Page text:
If you ask any stock expert worth her salt what the most important rule of investing is, you will more than likely hear her chime, "Diversify!"

But what really does diversification mean? And how many stocks makes a diverse portfolio? We will examine these questions, and, in the process, introduce the concept of efficient diversification.

What does Diversification mean?
From a stock investing perspective, diversification simply means buying stock from different companies so you have a "diverse", well-rounded portfolio. Diversification ensures that all your money is not concentrated in one or two stocks or in multiple stocks within one industry.

The chief reason for diversification is to reduce your investing risk.

Does Diversification Work?
Diversification is a great tool — if you don't really know the companies you are investing in that well.

Let's look at it this way... to be "truly" diversified, as the pundits put it, you need to own stock in at least 30 companies, maybe as many as 100. You could as well be running a mutual fund!

How many individual investors have the time and resources to keep track of so many companies in their portfolio?

So diversification certainly does what it's intended to do — minimize your investing risk. But, quoting Warren Buffett, this "risk comes from not knowing what you are doing."

The Case for a Concentrated Portfolio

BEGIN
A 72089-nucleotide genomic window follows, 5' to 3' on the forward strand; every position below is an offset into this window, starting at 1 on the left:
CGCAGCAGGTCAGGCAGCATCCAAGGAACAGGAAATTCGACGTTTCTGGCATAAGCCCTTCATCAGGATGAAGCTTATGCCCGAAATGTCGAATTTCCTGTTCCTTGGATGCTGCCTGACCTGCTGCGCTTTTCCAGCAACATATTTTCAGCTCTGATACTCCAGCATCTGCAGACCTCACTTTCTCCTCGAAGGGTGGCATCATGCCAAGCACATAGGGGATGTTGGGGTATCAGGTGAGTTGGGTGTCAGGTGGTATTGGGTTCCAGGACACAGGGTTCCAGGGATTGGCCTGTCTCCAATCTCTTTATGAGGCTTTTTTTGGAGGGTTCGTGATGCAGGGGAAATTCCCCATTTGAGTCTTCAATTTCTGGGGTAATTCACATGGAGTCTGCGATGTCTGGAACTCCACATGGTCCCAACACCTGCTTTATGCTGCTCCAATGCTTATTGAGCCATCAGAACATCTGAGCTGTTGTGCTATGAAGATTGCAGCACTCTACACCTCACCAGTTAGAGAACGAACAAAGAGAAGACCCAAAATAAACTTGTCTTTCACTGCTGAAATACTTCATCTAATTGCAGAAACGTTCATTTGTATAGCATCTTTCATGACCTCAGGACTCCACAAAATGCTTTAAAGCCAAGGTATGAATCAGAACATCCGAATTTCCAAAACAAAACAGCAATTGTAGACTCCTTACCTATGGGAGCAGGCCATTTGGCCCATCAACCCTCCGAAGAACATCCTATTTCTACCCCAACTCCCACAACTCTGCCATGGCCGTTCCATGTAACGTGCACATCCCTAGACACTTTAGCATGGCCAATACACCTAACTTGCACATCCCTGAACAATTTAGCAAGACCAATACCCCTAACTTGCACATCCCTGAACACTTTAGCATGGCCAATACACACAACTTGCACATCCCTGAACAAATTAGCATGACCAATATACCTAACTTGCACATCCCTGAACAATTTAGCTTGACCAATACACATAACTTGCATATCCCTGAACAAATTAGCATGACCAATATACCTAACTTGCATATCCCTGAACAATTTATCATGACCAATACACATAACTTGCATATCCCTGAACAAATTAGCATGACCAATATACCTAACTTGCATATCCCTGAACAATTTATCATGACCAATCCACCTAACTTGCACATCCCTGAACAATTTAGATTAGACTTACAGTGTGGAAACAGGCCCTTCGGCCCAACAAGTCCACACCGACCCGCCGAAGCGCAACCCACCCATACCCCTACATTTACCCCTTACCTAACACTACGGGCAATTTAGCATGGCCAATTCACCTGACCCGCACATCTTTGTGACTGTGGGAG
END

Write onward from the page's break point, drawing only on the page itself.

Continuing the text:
Now if you are picking stocks based on good, solid fundamental research, and demanding strong margins of safety in your price, you are already taking giant steps in mitigating your risk. In addition, due to the inherent fundamental nature of your stock-picking, you will be tracking the developments in these companies like a bloodhound.

If you build a portfolio this way, you only need to own a handful of companies. Certainly not just one or two because even the best methods cannot insulate you from damaging, unforeseen future events that can wipe out your investments. At the other end of the spectrum, 30 companies is not doable at all for the normal, individual investor.

5 to 12 companies at a time strikes an achievable balance. This is a concentrated portfolio, also called efficient diversification.

Bottom line..... buying fundamentally strong companies at attractive prices doesn't require you to mindlessly diversify your holdings. Focusing on less than a dozen companies will yield results far more favorable than over diversifying yourself into mediocrity.

Author's Bio: 

Santosh Sequeira is an engineering professional who taught himself to invest in stocks. Over the last few years, he has beaten the S&P 500 by over 10 percentage points. His focus is on teaching beginning investors to think for themselves and make independent stock investing decisions. He can be reached through his website: